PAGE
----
Likewise, the fourth ball action, depicted in lines 9-12 of Table 1, indicates a pass from t6=120 and time t7=121. The fifth ball action, depicted in lines 13-16, indicates a pass from t9=123 and time t10=124. The sixth ball action, depicted in lines 17-20 of Table 1, indicates a pass from t12=125 and time t13=126. Ball positions for intervening times may be determined as described above. Ball positions and passes shown in Table 1 are depicted in FIG. 2 as solid circles and lines respectively. Inferred ball paths are depicted in FIG. 2 as dashed lines.

The possession string 240 is an array indicating the section numbers corresponding to the ball position at each time step based on the ball position path 230. Given the observed partial spatiotemporal tracings in a game, O={A, B}, the ball position data for each team may be partitioned into possession strings, where a possession string is a continuous movement of the ball for a single team without turnover or stoppage. A represents the set of possession strings for the first team (team 4 in this example), and B represents the set of possession strings for the second team (team 6 in this example). As such, A={a0, . . . , aI-1} and B={b0, . . . , bJ-1} refer to the possession strings associated with each team and I and J are the number of possessions for teams A and B respectively. The possession strings vary in length according to the actual time of possession until turnover or stoppage. The ball position at each time step of the possession string is converted to a section number of the grid 220, and the resulting section numbers are stored in corresponding positions within the possession string.

The play segments 250 are subsets of possession strings 240, where each play segment 250 has a fixed, pre-determined duration. Because the possession strings 240 vary in length, a sliding window of length T is applied to each possession string to quantize or group the possessions into play segments 250 S={s0, . . . sN-1} of equal length, where N is the total number of play segments for a possession. For a given possession string 240 of length T1, the resulting number N of play segments 250 for the possession string may be given as N=(T1−T)+1. In one embodiment, if the duration of possession string T1 is shorter than the duration of the sliding window T, then the possession string may be discarded, resulting in no play segments 250 corresponding to the given possession string 240. The duration of the sliding window T and the duration of each time step may be any feasible value. In the example shown in FIG. 2, the duration of the sliding window is 10 and the duration of each time step is 1 second, resulting in play segments 250 of 10 second duration.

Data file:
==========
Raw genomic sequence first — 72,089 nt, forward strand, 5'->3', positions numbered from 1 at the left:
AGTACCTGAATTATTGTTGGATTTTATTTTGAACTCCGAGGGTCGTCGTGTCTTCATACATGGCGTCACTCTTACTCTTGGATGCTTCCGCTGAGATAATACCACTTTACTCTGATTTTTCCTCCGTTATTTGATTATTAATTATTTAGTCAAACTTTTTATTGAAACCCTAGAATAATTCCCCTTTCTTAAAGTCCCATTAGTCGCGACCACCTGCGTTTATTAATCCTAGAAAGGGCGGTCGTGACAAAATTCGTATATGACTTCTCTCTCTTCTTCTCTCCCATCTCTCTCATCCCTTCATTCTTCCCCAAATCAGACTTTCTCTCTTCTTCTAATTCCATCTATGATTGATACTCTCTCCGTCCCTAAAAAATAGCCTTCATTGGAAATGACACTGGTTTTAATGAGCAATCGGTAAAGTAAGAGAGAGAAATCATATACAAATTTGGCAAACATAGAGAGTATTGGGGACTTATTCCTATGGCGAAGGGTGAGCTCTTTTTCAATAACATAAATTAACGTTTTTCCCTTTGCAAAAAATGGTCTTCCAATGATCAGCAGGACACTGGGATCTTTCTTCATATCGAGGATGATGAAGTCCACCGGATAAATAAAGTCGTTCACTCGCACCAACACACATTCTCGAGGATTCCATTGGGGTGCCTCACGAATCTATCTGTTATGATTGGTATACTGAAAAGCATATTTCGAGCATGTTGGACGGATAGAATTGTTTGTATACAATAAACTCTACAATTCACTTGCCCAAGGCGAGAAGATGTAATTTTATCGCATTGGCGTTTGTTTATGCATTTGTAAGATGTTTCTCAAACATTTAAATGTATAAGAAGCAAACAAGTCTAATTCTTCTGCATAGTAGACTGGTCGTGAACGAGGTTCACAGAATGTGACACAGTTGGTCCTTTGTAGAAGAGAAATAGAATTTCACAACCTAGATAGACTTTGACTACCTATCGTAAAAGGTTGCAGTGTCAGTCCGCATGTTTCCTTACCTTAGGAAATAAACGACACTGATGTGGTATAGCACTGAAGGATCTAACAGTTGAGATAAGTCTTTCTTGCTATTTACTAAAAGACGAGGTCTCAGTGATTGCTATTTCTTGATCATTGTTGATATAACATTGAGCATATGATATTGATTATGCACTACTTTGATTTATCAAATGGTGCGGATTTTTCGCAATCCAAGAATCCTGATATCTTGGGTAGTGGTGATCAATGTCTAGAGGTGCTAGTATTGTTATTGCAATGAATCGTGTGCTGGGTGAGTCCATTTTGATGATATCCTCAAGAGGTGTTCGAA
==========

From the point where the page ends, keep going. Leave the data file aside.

To represent each play segment 250 p={p0, . . . , pT-1}, the ball position at each time step of the sliding window is transferred from the possession string 240 to the corresponding position of the play segment 250. As shown, the possession string 240 a={a0, . . . , a13} is populated with the section number corresponding to the ball position at each time step of the possession. Given a possession string 240 of length T1=14, and a play segment 250 duration of T=10, the possession string 240 results in N=(T1−T)+1=(14−10)+1=5 play segments 250(0)-250(4).

This process may be repeated for all possession strings 240 for each team, resulting in a set of play segments 250 for each team. The play segments 250 for a given team may then be analyzed in order to characterize the team's behavior under a specific set of conditions. One technique to perform such an analysis is to create an entropy map for each team.

Spatiotemporal Property Maps

FIG. 3 is a diagram illustrating the creation of an entropy map, according to one embodiment of the present invention. As shown, the diagram includes play segment graphs 310, a histogram 320, a histogram map 330, and an entropy map 340.

The play segment graphs 310 depict a set of play segments where the ball position is in a particular section of the grid 220 at the beginning of each play segment within the set of play segments. In this example, play segments are initially sorted by starting position of the ball. The play segments are then assigned to each section of the grid 220 according to the starting position. Play segments with an initial ball position of section 1 are assigned to section 1, play segments with an initial ball position of section 2 are assigned to section 2, and so on. As a result, sets of play segments, S′={S1, . . . , Sl×w} are determined, where each set corresponds to the starting position of the ball, and where the indices 1 through (l×w) refer to the section numbers of the grid 220. The play segment graphs 310(0)-310(N−1) depict corresponding ball positions for N play segments.